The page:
Wednesday, January 26, 2011

Feds require fancier Woodside project

Residents would have to shovel 5 miles of sidewalks

Express Staff Writer

About 2.5 miles of Woodside Boulevard may be in for a major upgrade, thanks to the Hailey Public Works Department and a $3.3 million grant from the federal government. But to use the grant, the city will be required to add "multi-modal" bike and pedestrian access to Woodside Boulevard.

The question arises: Do Woodside Boulevard residents want sidewalks 8 feet in from the street, bike lanes and traffic-slowing measures on the longest road in southern Hailey? The Hailey Community Development Department will hold two public open-house workshops this week to find out.

The project, if completed, would result in five miles of sidewalks that would have to be shoveled by Woodside Boulevard residents, along with five miles of "planting strips," or buffer zones, between the street and the inside edge of the sidewalks. The buffer zones would require landscaping and watering.

Public Works Director Tom Hellen, who helped acquire the grant, said it's typical of towns in the northern Midwest, where he grew up, that residents are required by law to shovel their own sidewalks.

"We need to go there," he told the City Council Monday.

Hellen said 35-year-old Woodside Boulevard needs to be rebuilt and that the grant would only be made available if the city agrees to add sidewalks and bike lanes on both sides of the street.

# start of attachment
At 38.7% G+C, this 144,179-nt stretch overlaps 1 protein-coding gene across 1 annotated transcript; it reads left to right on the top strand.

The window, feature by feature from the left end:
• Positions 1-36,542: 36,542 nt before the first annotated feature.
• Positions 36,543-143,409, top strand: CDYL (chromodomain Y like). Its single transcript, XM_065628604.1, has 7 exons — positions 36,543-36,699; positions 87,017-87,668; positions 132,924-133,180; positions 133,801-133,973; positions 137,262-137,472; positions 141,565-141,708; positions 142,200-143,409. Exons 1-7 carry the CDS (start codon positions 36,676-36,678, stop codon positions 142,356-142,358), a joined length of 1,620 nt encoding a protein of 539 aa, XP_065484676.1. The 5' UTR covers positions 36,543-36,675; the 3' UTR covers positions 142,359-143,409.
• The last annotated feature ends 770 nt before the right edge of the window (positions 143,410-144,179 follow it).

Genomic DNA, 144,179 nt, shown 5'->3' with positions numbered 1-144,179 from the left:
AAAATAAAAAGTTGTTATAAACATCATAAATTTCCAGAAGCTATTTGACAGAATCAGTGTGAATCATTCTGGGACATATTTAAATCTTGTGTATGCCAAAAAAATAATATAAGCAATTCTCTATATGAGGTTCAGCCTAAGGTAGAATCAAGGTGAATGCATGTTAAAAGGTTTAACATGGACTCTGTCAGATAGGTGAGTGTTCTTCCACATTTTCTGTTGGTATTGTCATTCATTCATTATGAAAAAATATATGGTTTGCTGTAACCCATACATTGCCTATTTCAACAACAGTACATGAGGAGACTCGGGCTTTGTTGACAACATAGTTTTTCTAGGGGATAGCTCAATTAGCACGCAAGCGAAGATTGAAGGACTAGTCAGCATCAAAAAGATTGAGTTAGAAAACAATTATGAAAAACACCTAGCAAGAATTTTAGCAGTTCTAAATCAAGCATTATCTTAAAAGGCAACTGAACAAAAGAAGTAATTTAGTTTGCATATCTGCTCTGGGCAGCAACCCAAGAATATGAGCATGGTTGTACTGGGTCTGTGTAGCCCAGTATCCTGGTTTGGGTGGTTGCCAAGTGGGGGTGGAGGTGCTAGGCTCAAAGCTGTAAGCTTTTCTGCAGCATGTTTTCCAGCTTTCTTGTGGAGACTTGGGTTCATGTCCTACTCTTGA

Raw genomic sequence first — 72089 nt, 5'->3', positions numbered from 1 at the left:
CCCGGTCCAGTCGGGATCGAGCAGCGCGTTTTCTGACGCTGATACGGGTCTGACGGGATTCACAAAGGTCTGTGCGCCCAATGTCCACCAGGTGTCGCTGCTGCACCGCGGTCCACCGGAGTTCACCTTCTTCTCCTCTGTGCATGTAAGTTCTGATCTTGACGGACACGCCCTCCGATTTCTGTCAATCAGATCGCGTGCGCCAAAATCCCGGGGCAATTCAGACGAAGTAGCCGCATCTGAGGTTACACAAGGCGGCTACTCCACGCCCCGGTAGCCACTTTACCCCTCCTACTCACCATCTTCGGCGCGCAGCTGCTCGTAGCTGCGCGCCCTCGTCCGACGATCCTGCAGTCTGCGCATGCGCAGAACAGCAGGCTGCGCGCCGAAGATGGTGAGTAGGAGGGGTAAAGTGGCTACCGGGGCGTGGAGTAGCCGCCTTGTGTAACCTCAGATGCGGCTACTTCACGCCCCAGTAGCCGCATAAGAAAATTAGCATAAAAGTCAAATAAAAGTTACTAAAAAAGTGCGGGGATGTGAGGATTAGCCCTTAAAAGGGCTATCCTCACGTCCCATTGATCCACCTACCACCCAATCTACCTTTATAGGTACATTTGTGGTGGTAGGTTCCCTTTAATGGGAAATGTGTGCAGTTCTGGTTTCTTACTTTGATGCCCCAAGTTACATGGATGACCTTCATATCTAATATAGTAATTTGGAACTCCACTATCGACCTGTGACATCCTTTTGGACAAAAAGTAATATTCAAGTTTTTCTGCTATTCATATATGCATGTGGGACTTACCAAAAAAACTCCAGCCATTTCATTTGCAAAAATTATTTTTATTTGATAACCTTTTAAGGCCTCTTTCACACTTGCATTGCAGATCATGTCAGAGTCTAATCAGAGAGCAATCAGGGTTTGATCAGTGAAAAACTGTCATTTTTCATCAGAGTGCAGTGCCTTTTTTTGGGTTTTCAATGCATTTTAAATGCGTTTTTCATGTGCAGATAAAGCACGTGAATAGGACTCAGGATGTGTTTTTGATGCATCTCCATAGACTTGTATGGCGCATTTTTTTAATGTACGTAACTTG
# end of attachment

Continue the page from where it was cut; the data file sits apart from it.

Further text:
"To get this grant, you have to go to the next step," he said.


Stacey Ward, who lives at 2841 Woodside Blvd., said the sidewalks as planned would land 2 feet from her front door and perhaps require the cutting of 14 mature trees on her front lawn.

"I am not sold on the buffer zones," Ward said.

Cindy Moore, who lives at the northern end of Woodside Boulevard, said the 8-foot sidewalk setbacks are needed to provide safe pedestrian access on her street.

"It's a lot, but it's necessary," Moore said.

City Administrator Heather Dawson said the Woodside Boulevard upgrade grant was made possible through a Complete Streets Initiative, and based on the inclusion of sidewalks and bike lanes.

"This grant was predicated on an ideology," she said.

Woodside subdivision residents are invited to provide input on the sidewalks project tonight, Jan. 26, from 5:30-8 p.m. at the Community Campus in Hailey, and on Thursday, Jan. 27, at Woodside Elementary School in Hailey.

A translator will be at the open houses for Spanish-speaking participants.

To request special accommodations at the meeting, call Darla Christiansen at (800) 252-8929 in advance. For more information on the project, call Hellen at 788-9830, ext. 14.

Tony Evans:

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